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Italian Banks’ Paths through the Crisis

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DOI: 10.4236/me.2016.73026    2,115 Downloads   2,521 Views   Citations
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ABSTRACT

Over the past seven years, the financial system has undergone an unprecedented crisis, which has caused important changes in the structure and business models of banks. This paper explores the main changes in the structure of Italian banks’ assets in 2007-2013, by size and category, as a result of the financial crisis and of regulatory and business models changes. The analysis shows that the effects of the crisis were very different on different categories, and that business models have changed, pushing the different banking categories to business models and balances increasingly similar.

Received 3 February 2016; accepted 14 March 2016; published 17 March 2016

1. Introduction

During the last seven years the global financial crisis has had a complex evolution and banking systems had to cope with instability, risks and defaults. Diverse components determined instability: low real economy growth, low bank capitalization, inappropriate use of derivatives and securities, and more.

Banks had to cope with a mix of causes, related to the weakness of the economic systems, both internal and external, low growth and high public debts, and the presence within banks assets of low liquidity bonds and bad loans.

Possible defaults of systemically important financial institutions induced government interventions (State aid), which caused deterioration of public finances and, as a consequence, a second wave of banking problems. As explained in [1] , bank business models are not static and evolve over time, and are under the influence of a complex mix of exogenous and endogenous pressures: the structural evolution of the financial system and financial markets; the macro-economic environment in which banks and their customers operate; regulation; the competitive environment in banking markets; financial innovation, and the chosen business objectives of banks.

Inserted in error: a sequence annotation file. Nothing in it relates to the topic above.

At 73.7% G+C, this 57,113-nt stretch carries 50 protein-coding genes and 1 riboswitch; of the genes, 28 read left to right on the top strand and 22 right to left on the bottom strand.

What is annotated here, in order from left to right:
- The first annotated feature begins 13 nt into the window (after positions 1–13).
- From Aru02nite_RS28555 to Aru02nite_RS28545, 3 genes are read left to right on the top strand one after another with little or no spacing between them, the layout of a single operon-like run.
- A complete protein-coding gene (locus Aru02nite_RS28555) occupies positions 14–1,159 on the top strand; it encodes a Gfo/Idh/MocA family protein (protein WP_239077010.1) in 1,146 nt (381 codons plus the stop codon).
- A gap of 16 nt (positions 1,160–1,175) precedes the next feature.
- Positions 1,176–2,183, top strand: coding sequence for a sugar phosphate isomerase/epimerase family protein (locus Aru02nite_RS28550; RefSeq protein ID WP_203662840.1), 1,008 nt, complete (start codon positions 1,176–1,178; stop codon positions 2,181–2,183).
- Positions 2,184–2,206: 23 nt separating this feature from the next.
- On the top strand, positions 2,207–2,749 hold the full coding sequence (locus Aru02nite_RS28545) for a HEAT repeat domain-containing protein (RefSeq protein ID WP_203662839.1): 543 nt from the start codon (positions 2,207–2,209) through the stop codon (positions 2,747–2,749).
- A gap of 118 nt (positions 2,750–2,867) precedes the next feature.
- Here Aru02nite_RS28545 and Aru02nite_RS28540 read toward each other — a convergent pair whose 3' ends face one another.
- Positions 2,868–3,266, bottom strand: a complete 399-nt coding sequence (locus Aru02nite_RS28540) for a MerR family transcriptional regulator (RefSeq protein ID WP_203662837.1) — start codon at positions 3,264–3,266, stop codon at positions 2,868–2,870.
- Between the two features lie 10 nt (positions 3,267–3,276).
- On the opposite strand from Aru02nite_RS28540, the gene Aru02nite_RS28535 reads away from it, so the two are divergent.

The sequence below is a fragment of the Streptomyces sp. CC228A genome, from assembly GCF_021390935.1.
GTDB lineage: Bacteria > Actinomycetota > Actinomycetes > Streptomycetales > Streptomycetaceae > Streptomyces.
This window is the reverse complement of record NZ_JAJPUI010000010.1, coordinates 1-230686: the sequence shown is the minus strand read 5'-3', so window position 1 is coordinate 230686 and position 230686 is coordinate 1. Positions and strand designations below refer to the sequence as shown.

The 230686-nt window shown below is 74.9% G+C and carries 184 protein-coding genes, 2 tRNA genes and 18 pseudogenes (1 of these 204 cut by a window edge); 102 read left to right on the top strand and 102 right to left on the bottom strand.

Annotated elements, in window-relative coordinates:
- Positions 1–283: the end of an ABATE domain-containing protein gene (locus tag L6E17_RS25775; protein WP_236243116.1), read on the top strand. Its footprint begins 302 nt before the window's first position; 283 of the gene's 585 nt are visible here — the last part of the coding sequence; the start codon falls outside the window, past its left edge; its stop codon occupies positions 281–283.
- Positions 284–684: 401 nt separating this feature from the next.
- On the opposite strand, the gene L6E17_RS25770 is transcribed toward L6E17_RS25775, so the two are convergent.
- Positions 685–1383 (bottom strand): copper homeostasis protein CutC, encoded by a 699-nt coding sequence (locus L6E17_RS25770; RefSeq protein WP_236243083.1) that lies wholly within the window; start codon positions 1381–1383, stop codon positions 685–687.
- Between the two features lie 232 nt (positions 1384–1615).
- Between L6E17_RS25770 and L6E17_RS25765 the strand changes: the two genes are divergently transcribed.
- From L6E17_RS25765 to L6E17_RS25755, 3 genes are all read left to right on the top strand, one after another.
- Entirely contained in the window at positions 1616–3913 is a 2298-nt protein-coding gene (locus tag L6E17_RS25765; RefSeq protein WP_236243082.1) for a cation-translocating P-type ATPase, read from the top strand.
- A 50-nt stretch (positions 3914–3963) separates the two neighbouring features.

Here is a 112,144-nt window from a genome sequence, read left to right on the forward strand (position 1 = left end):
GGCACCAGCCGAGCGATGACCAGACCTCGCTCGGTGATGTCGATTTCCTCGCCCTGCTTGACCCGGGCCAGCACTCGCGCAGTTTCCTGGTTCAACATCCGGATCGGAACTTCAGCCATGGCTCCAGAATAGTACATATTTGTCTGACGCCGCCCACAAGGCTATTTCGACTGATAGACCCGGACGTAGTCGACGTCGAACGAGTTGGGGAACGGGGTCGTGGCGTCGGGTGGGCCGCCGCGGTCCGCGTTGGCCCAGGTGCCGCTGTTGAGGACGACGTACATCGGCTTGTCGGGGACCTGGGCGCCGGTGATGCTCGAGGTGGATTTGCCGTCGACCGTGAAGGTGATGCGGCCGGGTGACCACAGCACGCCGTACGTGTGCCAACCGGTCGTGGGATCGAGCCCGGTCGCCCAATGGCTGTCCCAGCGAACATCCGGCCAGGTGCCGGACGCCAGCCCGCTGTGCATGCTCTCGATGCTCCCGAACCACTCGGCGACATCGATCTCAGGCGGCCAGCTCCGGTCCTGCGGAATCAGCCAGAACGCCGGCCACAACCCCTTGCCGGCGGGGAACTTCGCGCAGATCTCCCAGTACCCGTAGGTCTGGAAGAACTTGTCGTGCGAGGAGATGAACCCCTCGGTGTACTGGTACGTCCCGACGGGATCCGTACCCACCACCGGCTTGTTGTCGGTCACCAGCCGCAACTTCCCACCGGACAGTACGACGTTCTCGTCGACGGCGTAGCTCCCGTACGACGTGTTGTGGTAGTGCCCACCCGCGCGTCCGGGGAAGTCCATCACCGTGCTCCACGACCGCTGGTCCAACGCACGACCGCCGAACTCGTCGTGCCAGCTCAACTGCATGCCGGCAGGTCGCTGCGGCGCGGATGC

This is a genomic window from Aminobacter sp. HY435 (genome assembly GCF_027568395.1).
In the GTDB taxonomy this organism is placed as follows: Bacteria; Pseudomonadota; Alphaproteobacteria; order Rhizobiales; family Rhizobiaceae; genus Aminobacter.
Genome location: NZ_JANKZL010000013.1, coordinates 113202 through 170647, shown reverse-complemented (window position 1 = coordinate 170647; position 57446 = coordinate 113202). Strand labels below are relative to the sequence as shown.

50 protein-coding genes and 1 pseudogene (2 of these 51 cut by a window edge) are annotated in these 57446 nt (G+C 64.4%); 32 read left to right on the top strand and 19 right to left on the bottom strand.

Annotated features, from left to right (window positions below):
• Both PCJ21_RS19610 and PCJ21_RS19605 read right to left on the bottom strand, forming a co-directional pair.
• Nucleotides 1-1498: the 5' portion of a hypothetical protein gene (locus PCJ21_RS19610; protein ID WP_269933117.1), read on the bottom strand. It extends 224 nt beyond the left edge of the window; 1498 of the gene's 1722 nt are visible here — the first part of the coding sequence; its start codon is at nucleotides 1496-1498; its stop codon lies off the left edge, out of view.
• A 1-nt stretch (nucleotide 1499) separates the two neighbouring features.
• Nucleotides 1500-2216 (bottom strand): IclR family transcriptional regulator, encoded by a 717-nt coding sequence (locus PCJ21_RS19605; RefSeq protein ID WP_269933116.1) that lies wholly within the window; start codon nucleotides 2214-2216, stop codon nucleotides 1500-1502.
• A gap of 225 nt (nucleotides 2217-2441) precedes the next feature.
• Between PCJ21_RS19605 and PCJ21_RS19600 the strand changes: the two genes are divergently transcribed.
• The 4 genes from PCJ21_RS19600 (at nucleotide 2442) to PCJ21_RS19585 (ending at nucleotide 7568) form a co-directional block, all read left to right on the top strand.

Within Europe the crisis has had different aspects, in some cases linked to housing bubbles, in other cases to derivatives exposure, or to the interbank freezing, or to sovereign bonds, or to the weakness of the real economy (see [2] ).

The aim of this paper is to explore the main changes and the accounting dynamics occurred in the Italian banking system over the period 2007-2013 as consequence of both the financial crisis and the evolution of banking regulation and business models.

The Italian banking system “does not speak English”1, as it is mostly linked to a traditional banking activity, with loans representing an important share of total assets. For this reason the impact of the sovereign crisis of 2011 was stronger than the 2008 global financial crisis, which was mostly linked to structured financial instruments in banks’ balance sheets. In fact, as reported in [3] , the capital and liquidity positions of Italian banks, as well as their profitability, experienced little deterioration during the first phase of the crisis between July 2007 and September 2008.

Before developing the analysis of Italian banks by category, for having a reference framework, some paragraphs are devoted to the evolution of the crisis and regulation in Europe.

The rest of the paper is structured as follows: Section 2 presents the regulatory framework evolution; Section 3 describes the Italian credit system as a whole; Section 4 analyzes the evolution of the assets composition by dimensional categories; Section 5 compares the paths of Italian banks dimensional categories and Section 6 concludes.

2. Regulatory Framework Evolution